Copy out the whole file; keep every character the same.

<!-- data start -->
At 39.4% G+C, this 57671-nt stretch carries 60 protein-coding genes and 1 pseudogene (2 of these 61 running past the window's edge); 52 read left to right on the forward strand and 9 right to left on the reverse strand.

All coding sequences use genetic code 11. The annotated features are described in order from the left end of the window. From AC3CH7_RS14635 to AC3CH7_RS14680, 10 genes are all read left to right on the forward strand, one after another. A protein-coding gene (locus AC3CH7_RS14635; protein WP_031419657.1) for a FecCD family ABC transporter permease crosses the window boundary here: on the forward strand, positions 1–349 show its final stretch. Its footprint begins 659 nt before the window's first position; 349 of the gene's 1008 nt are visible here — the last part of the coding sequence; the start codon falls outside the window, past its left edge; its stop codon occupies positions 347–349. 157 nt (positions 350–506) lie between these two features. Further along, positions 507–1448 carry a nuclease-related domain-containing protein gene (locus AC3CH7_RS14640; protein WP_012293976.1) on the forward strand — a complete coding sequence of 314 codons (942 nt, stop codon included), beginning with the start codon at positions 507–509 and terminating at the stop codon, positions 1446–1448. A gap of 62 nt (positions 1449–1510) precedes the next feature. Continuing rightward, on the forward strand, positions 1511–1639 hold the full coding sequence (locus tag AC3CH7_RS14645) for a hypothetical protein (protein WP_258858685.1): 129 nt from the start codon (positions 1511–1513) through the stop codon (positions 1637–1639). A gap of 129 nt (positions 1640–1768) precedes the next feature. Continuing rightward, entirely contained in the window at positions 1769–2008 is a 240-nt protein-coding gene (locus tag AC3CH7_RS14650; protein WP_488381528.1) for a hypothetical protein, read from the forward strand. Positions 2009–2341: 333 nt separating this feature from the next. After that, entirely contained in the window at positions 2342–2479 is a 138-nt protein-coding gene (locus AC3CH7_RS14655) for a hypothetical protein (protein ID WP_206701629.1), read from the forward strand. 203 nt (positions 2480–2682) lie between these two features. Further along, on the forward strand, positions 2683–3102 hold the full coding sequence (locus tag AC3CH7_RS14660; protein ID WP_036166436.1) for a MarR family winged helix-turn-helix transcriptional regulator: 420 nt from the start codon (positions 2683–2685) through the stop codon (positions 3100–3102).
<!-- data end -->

At 39.4% G+C, this 57671-nt stretch carries 60 protein-coding genes and 1 pseudogene (2 of these 61 running past the window's edge); 52 read left to right on the forward strand and 9 right to left on the reverse strand.

All coding sequences use genetic code 11. The annotated features are described in order from the left end of the window. From AC3CH7_RS14635 to AC3CH7_RS14680, 10 genes are all read left to right on the forward strand, one after another. A protein-coding gene (locus AC3CH7_RS14635; protein WP_031419657.1) for a FecCD family ABC transporter permease crosses the window boundary here: on the forward strand, positions 1–349 show its final stretch. Its footprint begins 659 nt before the window's first position; 349 of the gene's 1008 nt are visible here — the last part of the coding sequence; the start codon falls outside the window, past its left edge; its stop codon occupies positions 347–349. 157 nt (positions 350–506) lie between these two features. Further along, positions 507–1448 carry a nuclease-related domain-containing protein gene (locus AC3CH7_RS14640; protein WP_012293976.1) on the forward strand — a complete coding sequence of 314 codons (942 nt, stop codon included), beginning with the start codon at positions 507–509 and terminating at the stop codon, positions 1446–1448. A gap of 62 nt (positions 1449–1510) precedes the next feature. Continuing rightward, on the forward strand, positions 1511–1639 hold the full coding sequence (locus tag AC3CH7_RS14645) for a hypothetical protein (protein WP_258858685.1): 129 nt from the start codon (positions 1511–1513) through the stop codon (positions 1637–1639). A gap of 129 nt (positions 1640–1768) precedes the next feature. Continuing rightward, entirely contained in the window at positions 1769–2008 is a 240-nt protein-coding gene (locus tag AC3CH7_RS14650; protein WP_488381528.1) for a hypothetical protein, read from the forward strand. Positions 2009–2341: 333 nt separating this feature from the next. After that, entirely contained in the window at positions 2342–2479 is a 138-nt protein-coding gene (locus AC3CH7_RS14655) for a hypothetical protein (protein ID WP_206701629.1), read from the forward strand. 203 nt (positions 2480–2682) lie between these two features. Further along, on the forward strand, positions 2683–3102 hold the full coding sequence (locus tag AC3CH7_RS14660; protein ID WP_036166436.1) for a MarR family winged helix-turn-helix transcriptional regulator: 420 nt from the start codon (positions 2683–2685) through the stop codon (positions 3100–3102).